G. CODA Having the four hypotheses of the four causes of emotion, the integration asked for in the first chapter takes place as follows: Emotion is 'symbol', 'energy', 'psyche' and 'transformation' as described above. Each emotion has: its own pattern of behaviour and quality of experience which is always a total attitude of the whole psyche (causa formalis); its own distribution and intensity of energy in the field of the human body situation (causa materialis),· its own symbolic stimulus which is partly conscious and partly not presented to consciousness (causa efficiens),· its own achieved transformation which has some survival value and is some improvement compared with nonemotional states (causa finalis). These four causes correspond with each other. The quality and pattern of an emotion is only that quality and pattern given by a specific symbol which in tum corresponds with the specific organization and intensity of energy and a specific kind of transformation. What makes an emotion 'joy' and not 'disgust' or 'shame' always depends upon the specific constellation of the four causes. The causes correspond to each other because, in fact, each is emotion itself in one of its aspects. As de La Chambre1 in the seventeenth century and Duchenne2 in the nineteenth asserted, each emotion has its own peculiar characteristics of expression which accord with the purposeful result being achieved. Although using different language, modem studies so well represented in Dunbar's massive compendium (EBC) show that different constellations of factors-energy balance, psychological attitudes, symbolic situations, symptomatic behaviour results-correspond with different emotions. More exact coordination of the factors, that is, the analysis of an emotion, awaits deeper understanding of the causa efficiens and causa forma/is in particular. Practically also our theory suggests that the more collective the causa efficiens (the symbol), the more typical the pattern of behaviour and the more statistically average the energy organization. Thus, studies on the more primitive emotions like fear and rage lend themselves better to experimental methods. Our theory also suggests why the concept of emotion has become central to the problems of our time. If emotion is the meeting place of physical energy and the soul and if it also has to do with symbols and the transformation of the person, then the contemporary dissolution of symbols and the problems of transformation of modem man will be reflected there (Chapter XIX). Further, this theory accounts on a general level for psychosomatic symptoms, which can be mani-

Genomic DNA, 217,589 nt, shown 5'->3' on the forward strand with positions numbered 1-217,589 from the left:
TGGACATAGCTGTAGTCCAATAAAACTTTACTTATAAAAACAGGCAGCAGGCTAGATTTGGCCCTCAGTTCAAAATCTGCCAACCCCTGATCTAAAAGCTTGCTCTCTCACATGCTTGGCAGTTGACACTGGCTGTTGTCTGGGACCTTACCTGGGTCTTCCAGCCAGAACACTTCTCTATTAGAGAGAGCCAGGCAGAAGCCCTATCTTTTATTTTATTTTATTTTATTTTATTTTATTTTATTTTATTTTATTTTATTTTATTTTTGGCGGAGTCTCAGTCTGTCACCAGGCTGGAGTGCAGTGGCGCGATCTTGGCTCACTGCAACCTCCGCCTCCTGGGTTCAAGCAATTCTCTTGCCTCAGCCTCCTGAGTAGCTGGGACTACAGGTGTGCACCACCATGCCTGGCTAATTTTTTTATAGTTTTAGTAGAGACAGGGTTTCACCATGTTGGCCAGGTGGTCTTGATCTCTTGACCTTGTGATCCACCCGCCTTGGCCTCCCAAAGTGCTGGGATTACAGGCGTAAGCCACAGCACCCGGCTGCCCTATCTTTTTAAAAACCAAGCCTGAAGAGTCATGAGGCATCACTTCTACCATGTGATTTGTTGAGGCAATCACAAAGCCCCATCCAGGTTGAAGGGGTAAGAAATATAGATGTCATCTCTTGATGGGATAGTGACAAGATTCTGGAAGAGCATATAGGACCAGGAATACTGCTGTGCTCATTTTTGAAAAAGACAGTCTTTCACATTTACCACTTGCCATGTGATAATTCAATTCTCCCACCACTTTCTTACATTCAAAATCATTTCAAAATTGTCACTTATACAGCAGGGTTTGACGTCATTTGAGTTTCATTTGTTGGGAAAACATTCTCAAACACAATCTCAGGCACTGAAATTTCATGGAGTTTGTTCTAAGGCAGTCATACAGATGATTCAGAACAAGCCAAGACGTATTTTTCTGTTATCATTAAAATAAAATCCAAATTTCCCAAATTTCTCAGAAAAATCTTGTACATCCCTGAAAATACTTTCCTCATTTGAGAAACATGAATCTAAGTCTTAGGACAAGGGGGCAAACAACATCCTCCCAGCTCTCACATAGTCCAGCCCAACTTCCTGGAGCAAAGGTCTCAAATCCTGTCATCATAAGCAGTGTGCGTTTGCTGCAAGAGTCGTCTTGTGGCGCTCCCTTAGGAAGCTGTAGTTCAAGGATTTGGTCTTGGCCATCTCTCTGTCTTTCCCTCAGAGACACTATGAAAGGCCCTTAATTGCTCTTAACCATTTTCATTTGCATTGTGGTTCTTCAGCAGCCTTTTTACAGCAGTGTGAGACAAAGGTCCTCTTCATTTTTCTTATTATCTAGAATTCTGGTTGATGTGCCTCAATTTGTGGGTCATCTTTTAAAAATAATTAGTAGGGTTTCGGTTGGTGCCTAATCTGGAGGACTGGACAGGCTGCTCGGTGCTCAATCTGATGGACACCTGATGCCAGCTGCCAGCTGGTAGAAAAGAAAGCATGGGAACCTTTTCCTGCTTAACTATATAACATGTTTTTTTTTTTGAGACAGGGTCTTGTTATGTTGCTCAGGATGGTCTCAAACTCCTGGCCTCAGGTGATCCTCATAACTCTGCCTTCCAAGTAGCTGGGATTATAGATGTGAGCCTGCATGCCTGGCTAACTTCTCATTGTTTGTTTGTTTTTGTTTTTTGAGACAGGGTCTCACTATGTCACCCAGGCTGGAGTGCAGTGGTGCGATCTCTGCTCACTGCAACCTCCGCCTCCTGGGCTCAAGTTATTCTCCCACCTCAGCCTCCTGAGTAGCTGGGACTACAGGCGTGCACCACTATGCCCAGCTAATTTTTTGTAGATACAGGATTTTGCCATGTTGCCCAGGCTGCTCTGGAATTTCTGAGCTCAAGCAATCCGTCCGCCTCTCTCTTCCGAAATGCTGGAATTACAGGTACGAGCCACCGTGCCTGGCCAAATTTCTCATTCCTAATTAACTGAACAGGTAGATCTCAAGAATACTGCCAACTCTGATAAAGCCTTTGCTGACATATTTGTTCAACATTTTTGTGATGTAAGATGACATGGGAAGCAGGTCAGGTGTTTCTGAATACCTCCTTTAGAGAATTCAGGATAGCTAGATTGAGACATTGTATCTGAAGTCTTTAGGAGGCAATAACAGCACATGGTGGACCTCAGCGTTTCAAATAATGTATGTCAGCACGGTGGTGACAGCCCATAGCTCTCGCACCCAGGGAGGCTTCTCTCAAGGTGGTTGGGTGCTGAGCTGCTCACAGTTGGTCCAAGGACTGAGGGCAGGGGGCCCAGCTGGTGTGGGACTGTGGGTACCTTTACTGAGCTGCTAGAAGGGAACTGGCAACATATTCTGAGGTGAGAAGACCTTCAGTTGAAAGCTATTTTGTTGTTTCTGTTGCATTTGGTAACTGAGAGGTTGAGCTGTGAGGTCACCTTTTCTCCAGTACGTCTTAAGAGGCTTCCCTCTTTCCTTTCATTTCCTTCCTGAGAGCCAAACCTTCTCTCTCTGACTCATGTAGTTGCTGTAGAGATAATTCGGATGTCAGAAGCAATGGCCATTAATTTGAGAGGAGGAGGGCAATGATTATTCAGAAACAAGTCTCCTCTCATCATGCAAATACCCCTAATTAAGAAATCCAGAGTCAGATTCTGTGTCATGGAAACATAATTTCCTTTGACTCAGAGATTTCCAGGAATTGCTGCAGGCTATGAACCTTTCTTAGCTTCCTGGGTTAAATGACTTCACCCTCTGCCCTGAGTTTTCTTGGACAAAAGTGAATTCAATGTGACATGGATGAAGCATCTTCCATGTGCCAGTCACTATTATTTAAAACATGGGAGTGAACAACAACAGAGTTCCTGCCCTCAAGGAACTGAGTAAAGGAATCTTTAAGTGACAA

festationsintherealmofphysicalenergyofthetransformationsof thesoul,includingthosetransformationsinvolvingthesoul'smost metaphysicalandreligioussymbols.-Withthesesuggestionsand intuitionswecometotheend.Thisisacodaandacodais'apassage addedafterthenaturalcompletionofamovement,soastoforma moredefiniteandsatisfactoryconclusion'(OED).Tofulfilthis, then,wecancondenseourresult:emotionisthattransformationof theenergyoftheconventionalsetwhichisachievedbythewholepsyche andwhichisinitiatedbyasymbol.